Last week, we covered the Basic Needs that form the foundation of Maslow's pyramid. This week, the next step up is to Safety Needs.
Safety Needs encompasses the need for security, stability, and protection. After Basic needs are taken care of in order to survive, it frees a person's mind to think about "higher" order concerns, fears, or anxieties. People generally want some structure, order, and limits in their world. They want predictability and familiarity.
At this level, most adults focus on the four types of safety/security:
1) Their person and/or family/belongings. This is when people put alarm systems on their house or car or when they implement a neighborhood watch system. They might feel the need to carry a firearm or conceal one at their home. You might install motion detection lights outside your front door and password-protect your laptop. Some will keep safes hidden away under tables or behind pictures or will keep a lock box at a bank where they'll put their most precious belongings. People also appreciate grievance procedures developed on many different levels (government, work, church) that are in place to protect an individual from maltreatment.
2) Their financial security. Adults generally seek out jobs that will give them the most security, and if that comes along with making the most money possible, even better. People will save money in savings account, invest in mutual funds, start a ROTH IRA, or horde a nest egg away on their own in a piggy bank masquerading as a book in their library.
3) Their health/well-being. You only get one body, and while you can alter it considerably with surgeries and the like, you better have dang good insurance to do so. In order to protect themselves again the adverse effects of being really ill, or breaking bones, or having cancer, people have to have insurance or some other social program (Obama's health care reform hadn't exactly been envisioned by Maslow at this time) to fall back on.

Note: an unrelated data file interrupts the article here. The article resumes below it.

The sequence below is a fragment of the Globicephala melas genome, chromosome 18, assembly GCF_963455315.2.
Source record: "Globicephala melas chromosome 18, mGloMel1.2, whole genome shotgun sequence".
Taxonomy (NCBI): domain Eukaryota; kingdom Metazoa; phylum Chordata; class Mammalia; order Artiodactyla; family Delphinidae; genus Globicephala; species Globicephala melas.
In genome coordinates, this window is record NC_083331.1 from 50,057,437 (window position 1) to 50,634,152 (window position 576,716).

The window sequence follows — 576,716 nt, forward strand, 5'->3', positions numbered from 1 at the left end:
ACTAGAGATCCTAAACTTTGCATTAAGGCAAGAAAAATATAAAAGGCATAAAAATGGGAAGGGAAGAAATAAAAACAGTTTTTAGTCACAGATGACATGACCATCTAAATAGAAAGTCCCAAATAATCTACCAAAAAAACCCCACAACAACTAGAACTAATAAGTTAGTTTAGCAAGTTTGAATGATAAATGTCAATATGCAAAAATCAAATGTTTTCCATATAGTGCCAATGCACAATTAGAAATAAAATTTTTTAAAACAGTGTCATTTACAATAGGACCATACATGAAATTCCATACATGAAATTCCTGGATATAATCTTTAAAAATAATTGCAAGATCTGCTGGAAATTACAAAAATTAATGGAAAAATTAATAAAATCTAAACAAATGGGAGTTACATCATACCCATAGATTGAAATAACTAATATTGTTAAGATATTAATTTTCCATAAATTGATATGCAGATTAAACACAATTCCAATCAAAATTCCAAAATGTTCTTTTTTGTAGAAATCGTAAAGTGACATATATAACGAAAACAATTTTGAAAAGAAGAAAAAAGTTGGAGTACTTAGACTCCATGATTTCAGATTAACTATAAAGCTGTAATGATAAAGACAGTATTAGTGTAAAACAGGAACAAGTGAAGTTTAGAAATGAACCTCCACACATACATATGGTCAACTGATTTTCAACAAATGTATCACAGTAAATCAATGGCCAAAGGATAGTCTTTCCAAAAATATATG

4) Their future. The argument could be made that all of the above greatly effect a person's future, and you'd be right. People seem to enjoy planning for when the time will come when they won't have to work and can just enjoy their lives doing what they want to do. In order to do this, though, things have to be put in place while they are still working, like having a good retirement plan. Its important to have a safety net (or as Dave Ramsey likes to say, an "emergency fund") for when there might be a major accident or illness that would have negative impacts.
The importance of the two levels we covered last week and today is this: a person can't fully give of themselves to others (in true friendship, romantic love, and intimacy) before these needs are met. It wouldn't make sense for a character to only pines for love when they don't have a basic need or safety need met beforehand.
If you think back to what you've written in previous books or manuscripts, you'll likely see that you've already done this. You probably have heroines/heroes who already have stable jobs and ready access to food (ha! I'm sure most have never put thought to this!) before they look to get romantically involved. :)
But the higher we go on the pyramid, the more interesting the nuances become for writers. Stay tuned!
Q4U: Can you think of any characters from books or movies that bypassed one of the first two levels on the pyramid to seek out romantic love?
One that comes to my mind is Bella Swan from Twilight. Any other takers?